(This is for all my teacher friends as school begins.  Blessings to you all!)

You are thinking, thinking, thinking even before your feet hit the floor in the morning.  You run through your day as you shower, even brushing your teeth in the shower so you don’t forget.  You examine different scenarios of the day, hoping you haven’t forgotten anything too important.  You pack your lunch, fix breakfast for your family, determine which jacket to wear (in WI it was in the forties last night) and rush out the door for your commute to work, already considering which project to tackle first.

When you get to work, you debate about opening your email, or starting on your first project.  You know if the emails get opened, you’ll lose at least 30-45 minutes of your precious thinking, working time.  “What if there’s a message from a parent needing something?” you muse.  And so the lure of the emails win out and off you go, down the garden path of other people’s agendas.

This day starts like many of our days, in a rush, with other people’s agendas.  In school settings, this usually is the way, as we have 25 little variables running around, demanding our attention.  However, before they come into our rooms, what things do we need to be doing?  Can we determine what’s essential for our day, week, month and know that we can face our days with confidence, calmness and a sense of clarity?  Can we  truly accomplish what is essential for our students or the people we serve as we pursue our best selves as educators?  What truly is our focus?

In the book, essentialism, the Disciplined Pursuit of Less,  Greg McKeown makes the argument that we can live an essentialism lifestyle.  We need to be clear about knowing what the right things are to get done.  As an essentialist, we can discern what our essence as an educator is – by choosing, discerning and making trade-offs to get to the what is the essence of how we want to live our lives.  What problems and passions do we really want to own?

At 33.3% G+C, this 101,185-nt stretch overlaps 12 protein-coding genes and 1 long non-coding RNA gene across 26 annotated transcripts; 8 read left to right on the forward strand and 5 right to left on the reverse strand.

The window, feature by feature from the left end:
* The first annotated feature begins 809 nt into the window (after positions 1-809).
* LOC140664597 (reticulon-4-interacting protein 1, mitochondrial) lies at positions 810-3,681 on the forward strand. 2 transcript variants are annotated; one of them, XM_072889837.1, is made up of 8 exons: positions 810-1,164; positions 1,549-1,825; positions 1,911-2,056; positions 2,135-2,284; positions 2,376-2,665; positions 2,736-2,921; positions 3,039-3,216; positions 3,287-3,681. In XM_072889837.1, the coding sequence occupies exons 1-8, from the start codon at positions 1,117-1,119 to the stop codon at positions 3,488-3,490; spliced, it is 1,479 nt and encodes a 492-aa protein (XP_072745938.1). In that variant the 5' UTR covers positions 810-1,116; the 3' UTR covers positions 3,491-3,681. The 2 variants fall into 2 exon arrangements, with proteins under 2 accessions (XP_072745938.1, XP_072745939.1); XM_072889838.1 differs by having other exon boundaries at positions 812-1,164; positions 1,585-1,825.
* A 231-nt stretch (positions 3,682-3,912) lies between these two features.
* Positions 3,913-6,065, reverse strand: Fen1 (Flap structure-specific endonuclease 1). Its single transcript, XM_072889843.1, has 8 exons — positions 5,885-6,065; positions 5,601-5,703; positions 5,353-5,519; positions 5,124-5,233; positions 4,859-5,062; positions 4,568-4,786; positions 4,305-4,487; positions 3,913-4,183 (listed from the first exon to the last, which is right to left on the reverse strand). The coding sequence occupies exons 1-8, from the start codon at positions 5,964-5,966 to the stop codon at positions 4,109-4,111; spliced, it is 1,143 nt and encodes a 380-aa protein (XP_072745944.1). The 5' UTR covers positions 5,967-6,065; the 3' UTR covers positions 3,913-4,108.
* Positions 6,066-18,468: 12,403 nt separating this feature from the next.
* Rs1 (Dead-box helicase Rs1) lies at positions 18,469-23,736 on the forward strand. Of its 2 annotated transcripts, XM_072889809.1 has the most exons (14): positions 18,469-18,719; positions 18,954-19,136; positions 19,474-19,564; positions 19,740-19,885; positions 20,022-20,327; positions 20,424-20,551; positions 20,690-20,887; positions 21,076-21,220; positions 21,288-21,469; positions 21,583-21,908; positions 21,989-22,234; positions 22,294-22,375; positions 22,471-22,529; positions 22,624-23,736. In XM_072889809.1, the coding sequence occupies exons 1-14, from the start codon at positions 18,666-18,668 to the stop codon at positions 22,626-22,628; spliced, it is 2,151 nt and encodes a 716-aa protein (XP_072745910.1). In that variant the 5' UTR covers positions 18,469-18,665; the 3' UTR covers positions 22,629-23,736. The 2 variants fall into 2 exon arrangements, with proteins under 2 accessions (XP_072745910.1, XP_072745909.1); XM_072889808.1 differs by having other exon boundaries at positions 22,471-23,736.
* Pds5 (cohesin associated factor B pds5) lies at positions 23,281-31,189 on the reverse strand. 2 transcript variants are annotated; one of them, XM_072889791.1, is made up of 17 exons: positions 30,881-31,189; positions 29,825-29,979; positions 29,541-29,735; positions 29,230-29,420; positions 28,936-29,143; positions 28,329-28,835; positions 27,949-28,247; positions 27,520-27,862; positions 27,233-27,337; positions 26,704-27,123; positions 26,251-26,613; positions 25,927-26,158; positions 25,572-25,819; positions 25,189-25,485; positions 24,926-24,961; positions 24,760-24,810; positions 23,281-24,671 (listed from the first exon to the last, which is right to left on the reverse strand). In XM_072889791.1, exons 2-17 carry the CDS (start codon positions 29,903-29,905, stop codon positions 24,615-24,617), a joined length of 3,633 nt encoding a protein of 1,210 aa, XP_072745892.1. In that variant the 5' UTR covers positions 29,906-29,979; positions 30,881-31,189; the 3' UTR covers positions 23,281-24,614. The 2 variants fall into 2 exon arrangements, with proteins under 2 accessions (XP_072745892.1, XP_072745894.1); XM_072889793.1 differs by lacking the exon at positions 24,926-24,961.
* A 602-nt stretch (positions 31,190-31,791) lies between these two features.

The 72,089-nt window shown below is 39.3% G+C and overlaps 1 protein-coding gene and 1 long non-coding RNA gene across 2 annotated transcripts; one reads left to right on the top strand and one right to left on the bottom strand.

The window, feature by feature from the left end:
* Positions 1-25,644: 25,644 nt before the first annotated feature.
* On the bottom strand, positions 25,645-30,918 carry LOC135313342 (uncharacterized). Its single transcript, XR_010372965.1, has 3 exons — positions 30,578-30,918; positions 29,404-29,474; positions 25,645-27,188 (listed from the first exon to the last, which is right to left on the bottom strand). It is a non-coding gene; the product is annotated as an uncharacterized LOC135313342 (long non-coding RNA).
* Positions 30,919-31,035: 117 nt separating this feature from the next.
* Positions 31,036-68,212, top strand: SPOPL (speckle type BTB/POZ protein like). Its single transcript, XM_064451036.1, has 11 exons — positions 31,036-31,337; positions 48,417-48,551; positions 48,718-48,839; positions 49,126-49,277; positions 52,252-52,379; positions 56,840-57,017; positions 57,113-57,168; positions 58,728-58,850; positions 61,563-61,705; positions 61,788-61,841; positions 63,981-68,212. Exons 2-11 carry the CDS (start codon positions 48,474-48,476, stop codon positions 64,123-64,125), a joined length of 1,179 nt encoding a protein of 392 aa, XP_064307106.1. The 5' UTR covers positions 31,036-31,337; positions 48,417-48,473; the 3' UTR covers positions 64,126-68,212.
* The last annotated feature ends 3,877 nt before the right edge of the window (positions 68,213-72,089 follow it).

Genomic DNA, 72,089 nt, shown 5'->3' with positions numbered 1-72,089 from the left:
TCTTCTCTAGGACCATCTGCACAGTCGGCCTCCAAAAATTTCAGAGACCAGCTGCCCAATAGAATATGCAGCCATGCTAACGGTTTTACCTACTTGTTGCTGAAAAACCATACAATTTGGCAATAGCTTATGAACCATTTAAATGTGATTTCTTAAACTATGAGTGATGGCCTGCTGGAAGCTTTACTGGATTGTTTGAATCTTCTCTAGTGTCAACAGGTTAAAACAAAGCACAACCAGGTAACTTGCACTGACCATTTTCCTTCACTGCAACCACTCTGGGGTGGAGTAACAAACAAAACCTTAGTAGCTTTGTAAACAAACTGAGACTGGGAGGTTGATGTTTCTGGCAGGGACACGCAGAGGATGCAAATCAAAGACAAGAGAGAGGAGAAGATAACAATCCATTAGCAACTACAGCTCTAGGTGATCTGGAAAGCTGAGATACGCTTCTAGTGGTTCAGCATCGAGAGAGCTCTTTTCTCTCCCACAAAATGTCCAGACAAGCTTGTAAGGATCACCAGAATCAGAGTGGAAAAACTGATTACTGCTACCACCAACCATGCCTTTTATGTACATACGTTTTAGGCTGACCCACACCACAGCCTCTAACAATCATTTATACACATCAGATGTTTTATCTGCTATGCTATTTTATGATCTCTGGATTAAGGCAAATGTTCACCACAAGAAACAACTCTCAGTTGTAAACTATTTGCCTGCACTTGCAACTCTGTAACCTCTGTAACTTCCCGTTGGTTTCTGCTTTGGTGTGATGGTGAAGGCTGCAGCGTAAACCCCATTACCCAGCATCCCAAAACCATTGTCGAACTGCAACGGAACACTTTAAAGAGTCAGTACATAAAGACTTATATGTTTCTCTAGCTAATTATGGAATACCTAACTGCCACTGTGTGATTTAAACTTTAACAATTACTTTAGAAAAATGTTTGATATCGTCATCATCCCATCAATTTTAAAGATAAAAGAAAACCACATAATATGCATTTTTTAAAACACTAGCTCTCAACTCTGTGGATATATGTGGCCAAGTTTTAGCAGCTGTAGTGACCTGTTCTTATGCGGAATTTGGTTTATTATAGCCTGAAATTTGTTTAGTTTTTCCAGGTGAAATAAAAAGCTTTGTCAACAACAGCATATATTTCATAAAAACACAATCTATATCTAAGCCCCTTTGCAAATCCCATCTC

When we know our what, then we explore the trivial many from the vital few.  Especially in an educational setting, we need to take the time to explore what really is vital for students to know and be able to do.  What do we need to focus on for their learning that is absolutely vital that I want to own.  For example, in the teaching of reading, what are the most vital practices for students to learn?  As an essentialist, we could explore those practices and then focus only on those practices and let go of everything else – the less is more concept. We would look to see what really matters and use extreme criteria in choosing.  Most of all, we would protect our own well-being of rest and health in being able to choose the essentials.

In a family setting, the questions can be the same, what is it we need to focus on that is most important for our families to be thriving?


The second step in essentialism is to eliminate ruthlessly.  We clarify, dare to say no, uncommit, edit and limit what is going on in the learning of our students.  We would continually boil down to what we want the children to know and be able to do and the minimum of best practices and resources for them to be able to do that.  We would continually ask the question – Is this essential?


Finally, we would execute.  How can we make doing the vital few things almost effortless?  We would look for ways to buffer our time, remove any obstacles we could, celebrate progress, continue to focus on what is important each step of the way and move forward together.

What could an essential classroom look like?  What could an essential school look like?  What could an essential educator look like?  What could an essential life look like? How will you move forward towards an essential life?   Join the conversation on LiveFullyLifeCoaching Facebook.  Happy Essential Living School Year!!

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